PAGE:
So, why have I chosen to relate this story for your consideration?

Eighteen months ago, I installed satellite television to gain access to our government in action. I wanted more than just clips chosen by broadcasters; I wanted the ‘real goods’—all of it. Canadian Public Affairs Channel (CPAC) airs the House of Commons’ (H of C) daily proceedings when the Members of Parliament (MPs) are sitting. I wanted to see how they actually run the country, and wow, was I disappointed. Only the Question Period (QP) is Closed Captioned (CC). I require CC for all my TV viewing. This incident marked the beginning of my search for equality: complete access to all televised House Sessions just as all hearing persons enjoy. If you watch CPAC you will know the answer, otherwise you might read further.

Read the rest of this entry »

Defence Procurement: “A Recurring Nightmare”

May 31st, 2012


Robert Roy, the producer of the two-part ichannel investigative special Bang For The Buck and Disorder In the House has posted an article about the defence spending crisis over at Here’s an excerpt:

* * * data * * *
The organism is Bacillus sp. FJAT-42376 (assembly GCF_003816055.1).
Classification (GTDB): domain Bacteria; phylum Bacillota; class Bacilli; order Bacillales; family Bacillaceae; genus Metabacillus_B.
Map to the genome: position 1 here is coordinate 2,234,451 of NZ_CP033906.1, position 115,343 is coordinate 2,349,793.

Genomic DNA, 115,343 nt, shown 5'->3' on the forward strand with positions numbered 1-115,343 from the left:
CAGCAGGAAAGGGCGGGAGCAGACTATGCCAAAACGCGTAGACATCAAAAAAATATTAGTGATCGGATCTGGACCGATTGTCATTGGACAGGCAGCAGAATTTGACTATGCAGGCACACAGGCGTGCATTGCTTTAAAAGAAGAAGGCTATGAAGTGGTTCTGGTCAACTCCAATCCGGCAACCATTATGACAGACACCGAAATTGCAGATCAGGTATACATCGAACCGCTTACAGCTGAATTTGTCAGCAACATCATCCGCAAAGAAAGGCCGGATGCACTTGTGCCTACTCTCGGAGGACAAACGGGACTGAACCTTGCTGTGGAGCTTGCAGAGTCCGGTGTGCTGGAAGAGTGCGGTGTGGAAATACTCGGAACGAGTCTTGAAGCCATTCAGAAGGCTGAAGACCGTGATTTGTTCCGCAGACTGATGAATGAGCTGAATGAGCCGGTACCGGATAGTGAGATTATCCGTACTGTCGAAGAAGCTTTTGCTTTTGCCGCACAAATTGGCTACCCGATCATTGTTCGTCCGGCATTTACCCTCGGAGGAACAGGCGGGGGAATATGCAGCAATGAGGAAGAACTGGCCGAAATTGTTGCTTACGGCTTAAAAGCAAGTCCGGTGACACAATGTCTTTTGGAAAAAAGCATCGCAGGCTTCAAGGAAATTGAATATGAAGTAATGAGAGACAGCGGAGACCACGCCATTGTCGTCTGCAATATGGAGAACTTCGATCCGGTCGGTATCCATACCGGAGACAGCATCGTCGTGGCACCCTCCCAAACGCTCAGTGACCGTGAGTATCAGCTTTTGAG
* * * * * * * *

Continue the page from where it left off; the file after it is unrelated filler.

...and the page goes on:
The F-35 fighter jet, the potential replacement for the current CF-18, has joined the often lamented Avro Arrow, the Bonaventure refit and the Ross Rifle (WW1), as a lighting rod for controversy. It is the kind of problem that governments of all stripes seem to get into when dealing with defence.

Prime Minister MacKenzie King once wished that the “military would stay out of the Cabinet, out of the Treasury and out of trouble.” But large dollar figures, potential jobs and industrial benefits and not least, national security, are all at stake. These are big issues that can’t be ducked by wishful thinking that the military only needs some minor political attention. But not too much.

Conservatives have often tried to capitalize on military “rust-out” and cut-backs when in opposition by promising big spending on the Canadian Forces in both manpower and investment in fighting ships, planes and tanks. When they arrive in power they are confronted by the “national facts of life” that drove MacKenzie King’s thinking.